Now, from a sales point of view, the most popular time when I was an agency for putting properties onto the market is spring. So, round about March, April time, what will happen is the weather is technically meant to get better. It’s meant to be much easier to sell property when it comes in to -- we’re getting into lighter nights. People over the Christmas, over the winter, sort of spell, and now they're looking at what their plans are for the year ahead. And that is spring time. It’s probably the busiest time for people putting their properties onto the market for sale. Now, what that means is if you’re going to be going after BMV deals in the March, April time, properties that coming on round about March and April, again, I'm not saying they don’t exist but they are fewer because agents are going to be telling their clients that this is the busiest time of the year and they need to hold out.
So, again, let’s flip that on its head. What that means is that come May, June time, when properties have been on for few months, it hasn’t sold on the busy inverted commerce time, that means that we are going to be able to hit those people with a marketing message. You know, haven’t sold your property over spring, looking for solution, have you found somewhere else? Because of course, when people put their property on to the market, what happens is most people will start, go out and have a look for stuff as well. And they may have found somewhere that they like but they’re struggling to sell theirs. So, a quick solution that we offer could be on the card. So, remember that for spring time, just after spring time, send your marketing messages out and see if you can get them.
Now, equally with property sales, summer. So, the summer holidays, generally the month of August is a very quiet month when it comes to property sales. The reason being most people go away in August it's the school holidays, people aren’t really wanting to be doing viewings of their houses. They got all lot of stuff going on. So, it’s a really good time to pick up a few properties. If you get your marketing material out during August, if someone's had their property out for a little while, get those letters out and offer for a quick sale before the schools go back. And you may pick up a few bonus properties that way. What that does mean, though, is when people start coming back from their holidays in August, the schools go back and then, the property market has another peak. So, it just dips up again. Dips up, that doesn’t make sense, rises up again in September.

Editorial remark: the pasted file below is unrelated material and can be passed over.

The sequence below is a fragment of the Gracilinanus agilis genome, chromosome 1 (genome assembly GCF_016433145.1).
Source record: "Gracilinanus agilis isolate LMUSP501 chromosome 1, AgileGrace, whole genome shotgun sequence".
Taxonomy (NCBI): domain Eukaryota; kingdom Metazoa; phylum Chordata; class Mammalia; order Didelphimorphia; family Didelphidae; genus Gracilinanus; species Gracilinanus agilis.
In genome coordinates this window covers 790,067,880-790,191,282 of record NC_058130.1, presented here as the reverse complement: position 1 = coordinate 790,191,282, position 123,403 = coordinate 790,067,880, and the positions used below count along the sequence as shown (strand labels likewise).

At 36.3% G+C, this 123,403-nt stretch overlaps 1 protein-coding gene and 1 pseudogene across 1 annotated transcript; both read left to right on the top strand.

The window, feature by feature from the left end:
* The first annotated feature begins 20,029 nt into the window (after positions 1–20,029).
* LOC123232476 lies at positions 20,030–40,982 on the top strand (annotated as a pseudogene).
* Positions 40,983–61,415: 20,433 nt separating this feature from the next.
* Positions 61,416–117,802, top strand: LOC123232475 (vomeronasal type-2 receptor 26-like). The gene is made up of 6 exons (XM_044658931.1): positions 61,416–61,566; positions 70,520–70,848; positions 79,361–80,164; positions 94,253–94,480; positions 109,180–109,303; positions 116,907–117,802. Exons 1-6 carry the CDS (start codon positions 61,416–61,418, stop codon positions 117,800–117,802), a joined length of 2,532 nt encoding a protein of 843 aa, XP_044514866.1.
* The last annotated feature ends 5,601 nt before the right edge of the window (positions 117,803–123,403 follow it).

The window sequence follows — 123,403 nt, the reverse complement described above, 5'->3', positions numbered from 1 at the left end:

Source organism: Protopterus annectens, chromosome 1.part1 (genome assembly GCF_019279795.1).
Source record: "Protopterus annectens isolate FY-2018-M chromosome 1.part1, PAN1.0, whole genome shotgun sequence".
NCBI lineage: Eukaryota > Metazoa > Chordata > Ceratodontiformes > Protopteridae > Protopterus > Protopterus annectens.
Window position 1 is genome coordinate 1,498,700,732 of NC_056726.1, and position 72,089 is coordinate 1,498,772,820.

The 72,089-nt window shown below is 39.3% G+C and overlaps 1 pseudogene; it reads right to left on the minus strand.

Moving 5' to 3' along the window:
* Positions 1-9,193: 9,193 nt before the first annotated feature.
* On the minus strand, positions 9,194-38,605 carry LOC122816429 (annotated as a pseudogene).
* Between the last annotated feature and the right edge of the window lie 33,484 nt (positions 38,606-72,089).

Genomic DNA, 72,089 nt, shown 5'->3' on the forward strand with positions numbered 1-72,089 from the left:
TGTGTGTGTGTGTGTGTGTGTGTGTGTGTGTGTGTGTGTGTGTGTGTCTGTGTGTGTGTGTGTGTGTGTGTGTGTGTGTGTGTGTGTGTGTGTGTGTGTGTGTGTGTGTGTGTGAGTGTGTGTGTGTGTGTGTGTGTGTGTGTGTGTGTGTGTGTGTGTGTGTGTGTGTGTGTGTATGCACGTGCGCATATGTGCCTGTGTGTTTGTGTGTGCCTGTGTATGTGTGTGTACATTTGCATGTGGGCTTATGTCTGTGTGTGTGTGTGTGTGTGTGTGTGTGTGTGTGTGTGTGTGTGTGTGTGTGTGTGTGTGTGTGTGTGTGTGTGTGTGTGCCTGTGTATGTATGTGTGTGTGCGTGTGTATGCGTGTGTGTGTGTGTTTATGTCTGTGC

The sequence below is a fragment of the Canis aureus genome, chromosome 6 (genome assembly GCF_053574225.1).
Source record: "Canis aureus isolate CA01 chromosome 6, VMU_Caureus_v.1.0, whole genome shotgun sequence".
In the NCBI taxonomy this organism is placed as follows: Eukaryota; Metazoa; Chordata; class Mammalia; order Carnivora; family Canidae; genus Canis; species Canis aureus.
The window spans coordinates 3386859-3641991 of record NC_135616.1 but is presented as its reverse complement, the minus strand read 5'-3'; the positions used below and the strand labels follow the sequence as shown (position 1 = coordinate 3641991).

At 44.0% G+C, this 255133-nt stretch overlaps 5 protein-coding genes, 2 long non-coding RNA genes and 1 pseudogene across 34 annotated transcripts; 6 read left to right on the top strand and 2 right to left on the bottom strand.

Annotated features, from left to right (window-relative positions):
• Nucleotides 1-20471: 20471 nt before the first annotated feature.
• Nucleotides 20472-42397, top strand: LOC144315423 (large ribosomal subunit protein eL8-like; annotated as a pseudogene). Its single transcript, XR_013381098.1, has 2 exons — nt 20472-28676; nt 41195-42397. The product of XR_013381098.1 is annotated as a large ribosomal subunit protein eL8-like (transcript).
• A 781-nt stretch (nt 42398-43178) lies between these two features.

So, because people coming back from the holidays, they want to give it that push before Christmas, properties go back on the market in September. So, again, September time is probably not the best time to be looking for BMVs but come November time, again, we’re back into what I just discussed about and so, towards the end of the year. And again, December is a very quiet time. So, December is very quiet for sales, people are getting ready for Christmas. So, that means people that need to sell have less people viewing through agents. So, they’re more likely to be open to suggestions in terms of alternatives or BMV offers. So, that kind of goes on to and explain these seasons.
So, what we’ve also got to remember is we’re going to got -- we have to remember to tailor our messages to those seasons. So, you want to hit specific people with specific messages depending on the seasons that you’re writing to them in. And the reason for this is whatever they’re thinking at that time of year, if you can send a marketing letter that specifically addresses that point, you again, like I mentioned at the beginning, you are more likely to get a response.
So, just to summarize, what I want to do is just remember the property market has seasons. It does work the same as a retail environment, so you have got peaks and troughs. You got times where I would avoid sending certain material and times that I would promote hammering that material. You need to focus your marketing on specific strategies depending on what time of year it is. So, for those of you that are setting up, sourcing businesses who are sourcing for a variety of strategies, then, remember the years, use the downloads, the content upgrade this session as an annual planner to show you the seasons. And just remember that this sorts of knowledge will set you apart from other sources. You know, this knowledge will allow you to focus specific messages, get specific results and you will become a better sourcer for it. So, remember, keep all that in mind and as always, happy sourcing.
Brad: Hi and welcome to this episode's "In the Lab with Brad." Eight essential steps to tracking your marketing to generate way more leads for far less money. Now, have you heard the phrase, “If you can’t measure it, you can't improve it?” And, “What gets measured gets improved.” Now, both quotes are from a guy called Peter Drucker. Peter Drucker was one of the 20th century’s great business thinkers and visionaries. Now, what he meant by these quotes was that you can’t know whether or not you are successful unless success is defined and tracked. Now, with a clear metric for success, you can quantify progress and adjust your process to result in your most desired outcome. Now, without this, you’re always guessing. Personally, I hate guessing in business and particularly at property marketing campaigns.
It leaves me feeling like there’s a big canyon of the unknown if I guess. Now, it seems much smarter to me to make my decisions based on informed and intelligent data that I’ve collected up until that point. So, it makes the question as to what you’re doing to track or measure the KPIs, or the key performance indicators of your seller, landlord and investor lead generation campaigns, so that you can measure their performance and make clever decisions about how you can improve them each time.